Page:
Expectant parents spend nine months making decisions about their baby. Should cord blood banking be one of them? Maybe you’ve heard that cord blood transplantation can be a lifesaving treatment. Or you’re wondering if cord blood banking is something everyone does when they deliver.
July is National Cord Blood Awareness Month, and a good time to build awareness about cord blood, cord blood transplantation and cord blood banking.
What is Cord Blood?
Cord blood is the blood from your baby that’s left in the umbilical cord and placenta after birth. Cord blood contains stem cells. What makes these cells special is they can grow into blood, immune and other types of cells which can be used to treat some diseases and illnesses.
Stem cells are also found in bone marrow, but collecting them from baby’s cord blood offers several advantages:
- Easier to collect than bone marrow stem cells
- Can be frozen and stored
- Can be given to more people because it has fewer matching criteria than bone marrow stem cells
Myth: Collecting cord blood can endanger the baby or mom.
Fact: Collecting cord blood doesn’t change your neonatal care and the procedure is something you can discuss with your physician prior to delivery. If an emergency occurs during delivery, care for you and baby is prioritized over collecting cord blood.
Cord Blood Transplants
These transplants involve transplanting these stem cells into another person, usually a close relative, to treat a serious or life-threatening illness. It is used for transplantation to another person because most conditions you’d treat with your own umbilical cord blood already exist in your own cells. Cord blood transplants have been used to treat:
- Malignancies – such as leukemia, acute myeloid leukemia (AML), lymphoma and neuroblastoma.
- Immunodeficiencies – including severe combined immunodeficiency (SCID), reticular dysgenesis and others.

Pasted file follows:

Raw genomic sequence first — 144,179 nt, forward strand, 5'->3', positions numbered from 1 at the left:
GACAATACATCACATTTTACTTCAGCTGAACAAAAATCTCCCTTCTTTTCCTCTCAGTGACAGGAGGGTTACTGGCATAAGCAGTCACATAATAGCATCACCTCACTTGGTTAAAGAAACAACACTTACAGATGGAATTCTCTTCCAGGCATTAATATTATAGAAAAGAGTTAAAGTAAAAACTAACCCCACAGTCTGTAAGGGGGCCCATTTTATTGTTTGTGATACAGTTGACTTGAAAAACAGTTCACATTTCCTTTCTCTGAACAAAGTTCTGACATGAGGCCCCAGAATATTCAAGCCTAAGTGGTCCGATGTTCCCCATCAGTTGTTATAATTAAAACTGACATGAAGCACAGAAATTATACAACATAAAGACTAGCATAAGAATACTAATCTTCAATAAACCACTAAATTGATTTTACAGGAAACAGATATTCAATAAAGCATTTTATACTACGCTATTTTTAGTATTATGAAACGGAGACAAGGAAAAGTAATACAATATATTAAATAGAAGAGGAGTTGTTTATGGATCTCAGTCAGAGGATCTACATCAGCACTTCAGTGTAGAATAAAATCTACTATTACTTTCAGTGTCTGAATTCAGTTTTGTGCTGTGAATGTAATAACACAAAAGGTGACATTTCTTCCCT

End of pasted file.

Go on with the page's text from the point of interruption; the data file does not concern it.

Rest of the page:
- Blood disorders – like sickle cell anemia, Thalassemia, aplastic anemia and more.
Cord blood transplantation is being researched as a potential treatment for such conditions as Alzheimer’s disease, autism spectrum disorder, diabetes, cerebral palsy and more.
Myth: Cord blood transplantation is a new treatment.
Fact: Since 1988, cord blood transplants have been used to treat 80+ diseases all over the world.
Cord Blood Banking
This involves collecting the cord blood so these stem cells can be cryogenically frozen for future medical use. It may be recommended if a family member has an illness that can be treated with a cord blood transplant. It can also be used for research.
Myth: Cord blood banking is for everyone.
Fact: Storing umbilical cord blood as “biologic insurance” against future diseases is not recommended. The costs of storing cord blood in a private cord blood bank may far outweigh the benefit. Some parents opt to donate cord blood to a public cord blood bank so it can be used for research or for another recipient. There are currently no cord blood banking facilities in Nebraska or southwestern Iowa. Cord blood can be sent to a facility in another state.
Research is ongoing and more potential benefits of cord blood transplantation are on the horizon. Recently, cord blood therapies have been explored for conditions like cerebral palsy, autism and others related to brain development in early childhood. Whether to collect and bank cord blood remains a personal decision that should be discussed between you and your provider.